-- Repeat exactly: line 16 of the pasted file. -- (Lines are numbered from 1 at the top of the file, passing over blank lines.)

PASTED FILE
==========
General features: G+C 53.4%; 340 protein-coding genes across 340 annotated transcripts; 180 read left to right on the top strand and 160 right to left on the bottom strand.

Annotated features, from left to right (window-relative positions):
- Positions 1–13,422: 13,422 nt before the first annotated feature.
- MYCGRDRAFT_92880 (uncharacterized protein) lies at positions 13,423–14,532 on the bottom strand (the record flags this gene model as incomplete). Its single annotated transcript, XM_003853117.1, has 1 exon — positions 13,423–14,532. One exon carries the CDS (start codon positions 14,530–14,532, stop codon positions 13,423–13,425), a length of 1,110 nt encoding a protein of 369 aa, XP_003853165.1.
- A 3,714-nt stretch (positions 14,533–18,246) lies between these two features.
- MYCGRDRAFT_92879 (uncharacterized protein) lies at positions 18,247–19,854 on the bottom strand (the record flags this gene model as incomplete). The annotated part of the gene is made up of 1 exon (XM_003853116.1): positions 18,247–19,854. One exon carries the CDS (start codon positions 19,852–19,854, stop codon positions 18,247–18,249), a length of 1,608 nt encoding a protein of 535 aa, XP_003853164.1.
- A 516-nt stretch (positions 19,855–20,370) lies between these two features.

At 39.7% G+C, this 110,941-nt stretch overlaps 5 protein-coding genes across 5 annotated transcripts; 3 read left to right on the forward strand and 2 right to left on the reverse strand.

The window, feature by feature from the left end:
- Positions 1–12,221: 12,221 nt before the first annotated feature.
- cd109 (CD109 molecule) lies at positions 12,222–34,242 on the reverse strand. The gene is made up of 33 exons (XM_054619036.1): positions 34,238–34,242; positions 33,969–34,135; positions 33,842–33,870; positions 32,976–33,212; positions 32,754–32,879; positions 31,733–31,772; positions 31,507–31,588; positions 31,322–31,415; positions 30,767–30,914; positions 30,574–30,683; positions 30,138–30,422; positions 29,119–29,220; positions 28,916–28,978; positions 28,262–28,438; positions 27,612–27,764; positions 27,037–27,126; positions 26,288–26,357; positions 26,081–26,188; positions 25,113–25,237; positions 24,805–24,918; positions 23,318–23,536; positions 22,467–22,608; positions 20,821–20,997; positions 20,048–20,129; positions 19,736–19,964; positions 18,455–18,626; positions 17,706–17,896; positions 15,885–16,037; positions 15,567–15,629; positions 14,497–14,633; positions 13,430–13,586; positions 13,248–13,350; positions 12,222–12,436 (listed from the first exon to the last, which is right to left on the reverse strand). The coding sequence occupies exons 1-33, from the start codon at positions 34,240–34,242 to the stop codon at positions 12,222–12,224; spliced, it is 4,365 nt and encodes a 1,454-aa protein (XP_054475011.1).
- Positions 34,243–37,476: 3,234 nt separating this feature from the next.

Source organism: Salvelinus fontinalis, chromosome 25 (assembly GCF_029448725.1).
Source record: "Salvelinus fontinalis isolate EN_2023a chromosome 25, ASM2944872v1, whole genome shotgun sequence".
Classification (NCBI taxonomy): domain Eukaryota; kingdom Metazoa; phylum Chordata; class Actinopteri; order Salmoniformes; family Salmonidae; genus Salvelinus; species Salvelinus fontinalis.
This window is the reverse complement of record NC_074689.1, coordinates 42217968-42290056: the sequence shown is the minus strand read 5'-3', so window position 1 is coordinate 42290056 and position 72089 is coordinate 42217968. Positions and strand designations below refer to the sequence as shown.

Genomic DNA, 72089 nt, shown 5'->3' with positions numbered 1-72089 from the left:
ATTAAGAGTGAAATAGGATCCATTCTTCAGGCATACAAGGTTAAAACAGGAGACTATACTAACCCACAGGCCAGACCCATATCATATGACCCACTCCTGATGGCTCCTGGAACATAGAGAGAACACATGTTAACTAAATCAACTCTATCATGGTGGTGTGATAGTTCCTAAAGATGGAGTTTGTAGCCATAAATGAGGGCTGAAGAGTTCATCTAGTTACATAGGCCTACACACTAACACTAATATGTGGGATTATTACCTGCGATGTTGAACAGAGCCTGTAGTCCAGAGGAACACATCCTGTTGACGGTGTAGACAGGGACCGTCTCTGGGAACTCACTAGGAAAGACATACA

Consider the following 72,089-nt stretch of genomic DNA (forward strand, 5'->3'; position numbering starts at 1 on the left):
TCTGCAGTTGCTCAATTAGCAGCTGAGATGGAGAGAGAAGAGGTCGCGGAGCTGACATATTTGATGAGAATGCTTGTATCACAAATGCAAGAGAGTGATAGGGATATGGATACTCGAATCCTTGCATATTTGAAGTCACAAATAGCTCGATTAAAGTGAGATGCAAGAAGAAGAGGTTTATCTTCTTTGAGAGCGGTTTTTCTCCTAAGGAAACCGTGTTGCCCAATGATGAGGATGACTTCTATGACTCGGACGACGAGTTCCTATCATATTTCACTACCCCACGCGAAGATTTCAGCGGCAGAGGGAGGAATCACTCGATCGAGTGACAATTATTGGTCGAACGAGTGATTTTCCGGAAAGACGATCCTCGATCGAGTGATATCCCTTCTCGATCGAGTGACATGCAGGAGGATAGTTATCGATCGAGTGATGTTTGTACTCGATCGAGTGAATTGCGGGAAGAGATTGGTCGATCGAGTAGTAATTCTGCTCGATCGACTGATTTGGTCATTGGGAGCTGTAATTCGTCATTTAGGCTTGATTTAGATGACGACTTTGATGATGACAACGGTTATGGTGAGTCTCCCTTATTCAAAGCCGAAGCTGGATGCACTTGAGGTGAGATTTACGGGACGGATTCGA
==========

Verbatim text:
This window is the reverse complement of record NC_074689.1, coordinates 42217968-42290056: the sequence shown is the minus strand read 5'-3', so window position 1 is coordinate 42290056 and position 72089 is coordinate 42217968. Positions and strand designations below refer to the sequence as shown.